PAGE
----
To me, blindness supporting all women simply because we share a gender does more harm than good for feminism. I grow up in a predominantly female household, I attended an all girls high school, when I studied for my degree, all my classmates were female and I now work in a job where women largely outweigh men. Perhaps it's being so comfortable and not feeling threatened by the success of other women, that I don't feel automatically obliged to support them any more than anyone else based simply on their gender.
Following Brexit, that I'm sure will go down in history as one of Britain's most almighty boo-boo's, it's almost unsurprising that the traditional politician types, the middle aged, straight white men are dropping like flies so while I don't support the Conservative party, I was pleased to see that two of their proposed replacements for prime minister were female. The same principle applies to the American presidential race. Neither would be my dream candidate, and while there's a lot of her policies I don't support, you can bet your bottom dollar that I'm backing Hillary Clinton all the way to the polls. To some, this might seem like blind support but it's not. It relates back to representation. Across the world, members of all types of under represented groups have nobody to look to for inspiration, nobody who shares their identities making their own dreams seem even more unlikely. Of course I'll favour a non-female candidate if I agree with their vision, but when it's an immoral, manipulative man vs. an immoral, manipulative woman, gender is enough to be the deal breaker.
(Nicola Sturgeon put it far more eloquently than I ever could.)
It happens all the time in the blogging community too and those who try to break down systems and create a dialogue are having their feminist identities questioned. If I see a blogger posting something problematic which I feel is disrespectful or spreads ignorance or falsehoods, I can't support that. There seems to be an unwritten rule throughout a lot of the blogging community that to call someone out on their problematic views is worse than is worse than having problematic views. We may share a gender, we may share interests but if we don't share an vision, you don't have my support. There is one discernible different though. If I see one blogger posting something I don't agree with, there are hundreds of other bloggers out there and I can take my readership elsewhere. However, politically, our options are naturally more limited.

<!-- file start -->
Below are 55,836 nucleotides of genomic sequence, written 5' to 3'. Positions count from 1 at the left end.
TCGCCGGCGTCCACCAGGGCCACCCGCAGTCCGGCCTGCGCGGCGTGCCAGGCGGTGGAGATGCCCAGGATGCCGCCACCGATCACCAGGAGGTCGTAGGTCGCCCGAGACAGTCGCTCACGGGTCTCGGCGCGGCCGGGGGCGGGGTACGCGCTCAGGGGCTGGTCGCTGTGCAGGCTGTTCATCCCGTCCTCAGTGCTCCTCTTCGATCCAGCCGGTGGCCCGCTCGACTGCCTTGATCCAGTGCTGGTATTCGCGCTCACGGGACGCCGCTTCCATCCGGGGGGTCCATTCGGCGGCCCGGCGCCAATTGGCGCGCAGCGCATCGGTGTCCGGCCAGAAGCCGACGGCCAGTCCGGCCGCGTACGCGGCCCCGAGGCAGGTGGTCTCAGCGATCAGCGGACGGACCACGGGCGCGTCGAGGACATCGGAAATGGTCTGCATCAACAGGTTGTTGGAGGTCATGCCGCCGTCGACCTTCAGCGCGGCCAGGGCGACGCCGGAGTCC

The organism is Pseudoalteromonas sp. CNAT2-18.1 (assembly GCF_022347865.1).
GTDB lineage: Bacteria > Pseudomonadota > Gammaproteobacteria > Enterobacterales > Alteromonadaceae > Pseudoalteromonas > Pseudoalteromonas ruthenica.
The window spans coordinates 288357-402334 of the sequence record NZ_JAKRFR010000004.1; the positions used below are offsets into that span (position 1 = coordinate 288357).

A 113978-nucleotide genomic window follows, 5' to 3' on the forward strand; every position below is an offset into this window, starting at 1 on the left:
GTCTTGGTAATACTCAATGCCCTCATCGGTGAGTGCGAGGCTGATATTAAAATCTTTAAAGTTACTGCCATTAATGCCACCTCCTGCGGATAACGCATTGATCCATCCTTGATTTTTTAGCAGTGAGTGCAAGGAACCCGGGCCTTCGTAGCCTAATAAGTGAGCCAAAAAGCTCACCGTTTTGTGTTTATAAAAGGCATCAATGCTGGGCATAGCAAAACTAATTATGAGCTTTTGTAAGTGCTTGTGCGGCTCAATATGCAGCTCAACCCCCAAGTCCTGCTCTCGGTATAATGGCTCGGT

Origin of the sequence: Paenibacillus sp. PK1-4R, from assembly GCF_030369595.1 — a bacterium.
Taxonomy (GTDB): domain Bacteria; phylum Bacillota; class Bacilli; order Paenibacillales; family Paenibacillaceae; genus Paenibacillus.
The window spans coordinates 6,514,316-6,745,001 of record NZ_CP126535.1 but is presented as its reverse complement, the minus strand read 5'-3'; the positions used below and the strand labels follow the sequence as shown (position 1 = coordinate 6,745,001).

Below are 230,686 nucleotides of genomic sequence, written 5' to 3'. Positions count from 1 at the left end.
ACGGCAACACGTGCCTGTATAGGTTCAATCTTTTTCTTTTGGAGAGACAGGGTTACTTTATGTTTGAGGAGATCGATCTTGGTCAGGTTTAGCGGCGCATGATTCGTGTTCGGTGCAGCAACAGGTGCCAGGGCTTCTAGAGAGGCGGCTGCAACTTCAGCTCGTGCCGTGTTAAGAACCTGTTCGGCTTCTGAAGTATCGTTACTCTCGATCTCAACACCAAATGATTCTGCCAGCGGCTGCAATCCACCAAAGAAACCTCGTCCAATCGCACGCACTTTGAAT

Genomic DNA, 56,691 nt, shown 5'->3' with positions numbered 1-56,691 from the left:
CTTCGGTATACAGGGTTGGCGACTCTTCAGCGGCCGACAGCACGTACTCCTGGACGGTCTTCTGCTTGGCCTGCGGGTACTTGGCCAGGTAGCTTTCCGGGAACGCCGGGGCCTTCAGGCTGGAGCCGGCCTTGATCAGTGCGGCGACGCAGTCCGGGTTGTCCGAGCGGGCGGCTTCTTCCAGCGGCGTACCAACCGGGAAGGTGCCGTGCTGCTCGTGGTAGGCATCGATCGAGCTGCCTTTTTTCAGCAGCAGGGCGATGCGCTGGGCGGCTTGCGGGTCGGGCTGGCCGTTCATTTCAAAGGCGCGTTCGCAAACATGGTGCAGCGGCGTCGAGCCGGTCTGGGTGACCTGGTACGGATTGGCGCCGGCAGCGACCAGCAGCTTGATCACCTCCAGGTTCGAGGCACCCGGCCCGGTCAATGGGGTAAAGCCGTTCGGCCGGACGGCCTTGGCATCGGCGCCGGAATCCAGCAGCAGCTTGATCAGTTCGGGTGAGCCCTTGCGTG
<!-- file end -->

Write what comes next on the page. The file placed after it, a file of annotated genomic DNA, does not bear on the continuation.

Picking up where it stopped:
I'm a big believer in calling people out if they're being rude or ignorant or disrespectful (while simultaneously picking your battles carefully) and I've gotten to a point in my life whereby I want people around me to do the same for me. I don't think in most circumstances gender alone is enough to base support on, especially as it promotes the misogynist ideal that women should be taken for face value and that what they stand for & believe in comes second. However, what I am in favour of is supporting women, and many other many other under or misrepresented groups, for the sake of representation and equality. It's a tough one but I'd love to hear your thoughts...
[Side note : I understand the blogging community is not entirely female, but the majority of bloggers I run in the same circles with are. I don't mean to cause any offensive or exclusion through this statement, or this blog post as a whole.]